Gathering for emotional health: “Online community” is an oxymoron. You can call it online church or “church at home” or any other euphemism, but watching someone sing songs and preach a sermon is not online community. It’s watching TV.

My 14-year-old son, looking at the options for public school this fall, said it best about online learning: “But Dad, none of my friends will be there. I’ll be all alone.”

Emotional health is already at code red in the United States. Loneliness and isolation are increasing. The isolation of lockdown policies pours fuel on the fire. Phone calls to suicide prevention hotlines have skyrocketed and addiction recovery centers are overflowing with clients. The research is in and there are side effects of the lockdown that are emotionally devastating large numbers of people. If we can be a source of encouragement and hope for them, that’s essential.

Size of the gathering matters: Andy Stanley told Christianity Today that his church wanted to focus 100% of its resources on online communities — it didn’t make sense to focus so many resources to in-person gatherings where maybe only 20% of the people would attend.

That’s a legitimate challenge for them and I have no judgment against him on making that call. It costs an enormous amount of money to keep the doors open on a facility that size. Churches like Stanley’s also have enormous investments in professional content creation. It’s much easier for them to shift their focus to something they were already staffed for.

For small to medium-sized churches like mine, that’s simply not the case. Opening our doors on Sunday takes very little additional resources. It’s wrong to suggest that what’s right for North Point is right for Conduit or any other church. We intend to keep our focus on what we are already doing really well, and motivate one another to good deeds and meeting needs, both in our community and abroad.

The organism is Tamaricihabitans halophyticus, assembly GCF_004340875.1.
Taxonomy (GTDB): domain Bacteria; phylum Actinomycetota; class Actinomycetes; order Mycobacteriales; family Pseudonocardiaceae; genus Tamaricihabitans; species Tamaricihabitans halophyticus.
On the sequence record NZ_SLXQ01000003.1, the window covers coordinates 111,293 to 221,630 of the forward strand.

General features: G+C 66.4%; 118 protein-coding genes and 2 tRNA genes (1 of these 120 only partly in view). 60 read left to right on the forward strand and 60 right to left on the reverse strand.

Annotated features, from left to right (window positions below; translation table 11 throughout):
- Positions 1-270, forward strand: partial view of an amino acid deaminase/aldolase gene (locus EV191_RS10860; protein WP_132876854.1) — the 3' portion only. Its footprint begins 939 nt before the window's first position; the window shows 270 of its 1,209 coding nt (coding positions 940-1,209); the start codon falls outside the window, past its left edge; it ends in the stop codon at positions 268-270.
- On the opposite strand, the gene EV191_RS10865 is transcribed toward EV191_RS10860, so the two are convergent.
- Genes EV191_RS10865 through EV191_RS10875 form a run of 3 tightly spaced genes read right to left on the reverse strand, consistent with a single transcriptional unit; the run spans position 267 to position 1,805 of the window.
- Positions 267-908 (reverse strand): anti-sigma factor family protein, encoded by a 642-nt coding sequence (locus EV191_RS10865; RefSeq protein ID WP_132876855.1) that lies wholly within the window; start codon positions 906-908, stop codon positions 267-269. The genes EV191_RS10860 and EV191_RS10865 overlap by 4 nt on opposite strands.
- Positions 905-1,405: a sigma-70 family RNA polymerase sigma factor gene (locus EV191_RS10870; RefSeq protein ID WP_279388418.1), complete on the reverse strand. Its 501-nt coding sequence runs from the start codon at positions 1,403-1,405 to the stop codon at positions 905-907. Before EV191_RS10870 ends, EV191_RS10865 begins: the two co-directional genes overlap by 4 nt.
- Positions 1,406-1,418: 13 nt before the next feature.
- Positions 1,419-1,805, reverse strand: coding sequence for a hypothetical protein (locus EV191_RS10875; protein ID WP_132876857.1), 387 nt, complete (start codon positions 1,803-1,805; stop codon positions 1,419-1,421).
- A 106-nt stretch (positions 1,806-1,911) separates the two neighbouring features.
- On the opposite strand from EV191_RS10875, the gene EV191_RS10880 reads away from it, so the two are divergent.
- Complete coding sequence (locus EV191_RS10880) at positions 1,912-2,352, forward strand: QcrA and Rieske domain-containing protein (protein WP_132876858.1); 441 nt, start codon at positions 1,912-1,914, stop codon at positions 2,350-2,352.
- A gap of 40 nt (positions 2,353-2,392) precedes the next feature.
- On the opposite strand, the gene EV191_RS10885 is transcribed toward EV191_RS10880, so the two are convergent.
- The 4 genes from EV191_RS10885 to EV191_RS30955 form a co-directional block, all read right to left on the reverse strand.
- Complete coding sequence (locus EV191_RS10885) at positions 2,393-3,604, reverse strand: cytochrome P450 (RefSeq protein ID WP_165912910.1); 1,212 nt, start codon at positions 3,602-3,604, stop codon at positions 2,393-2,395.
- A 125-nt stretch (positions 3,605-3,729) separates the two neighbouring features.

The mission of the church: If I were to ask the schoolteachers in Haiti that we provide salaries for, or the children in Kenya we are feeding, or the flood victims in Nepal to whom we are providing relief if we are essential, the answer would be yes.

If 10 years of anecdotal evidence has proved we can double the impact in those places by meeting on a Sunday, that feels pretty essential. We have an opportunity to bring hope and healing to people struggling with anxiety and depression in our own country. Let us not allow division to weaken or dilute our impact.

We genuinely support and love those who feel safer in their homes. Some who have underlying medical conditions or are considered high risk won’t be able to join us, but that doesn’t mean you’re less spiritual, that you are living in fear. (I take malaria meds when I go to Uganda because we are high risk there.) We will continue to livestream our services as a part of what God has called us to do.

And we will continue to meet in person. We live in a state that has been very supportive of the church and we have not violated a single law in our gatherings. Should that change we will continue to find a way to meet. We’ll gather in the sanctuary, or we will gather in the parking lot. We will gather on a farm or in the woods. We will gather in homes or in barns. But we will gather. Jesus compels us to. And the world needs us to.

We’ll love our neighbors, all of them.

The Banner has a subscription to Religion News Service and occasionally re-publishes articles of wide Christian interest, according to the license. The original story can be found here.

© 2020 Religion News Service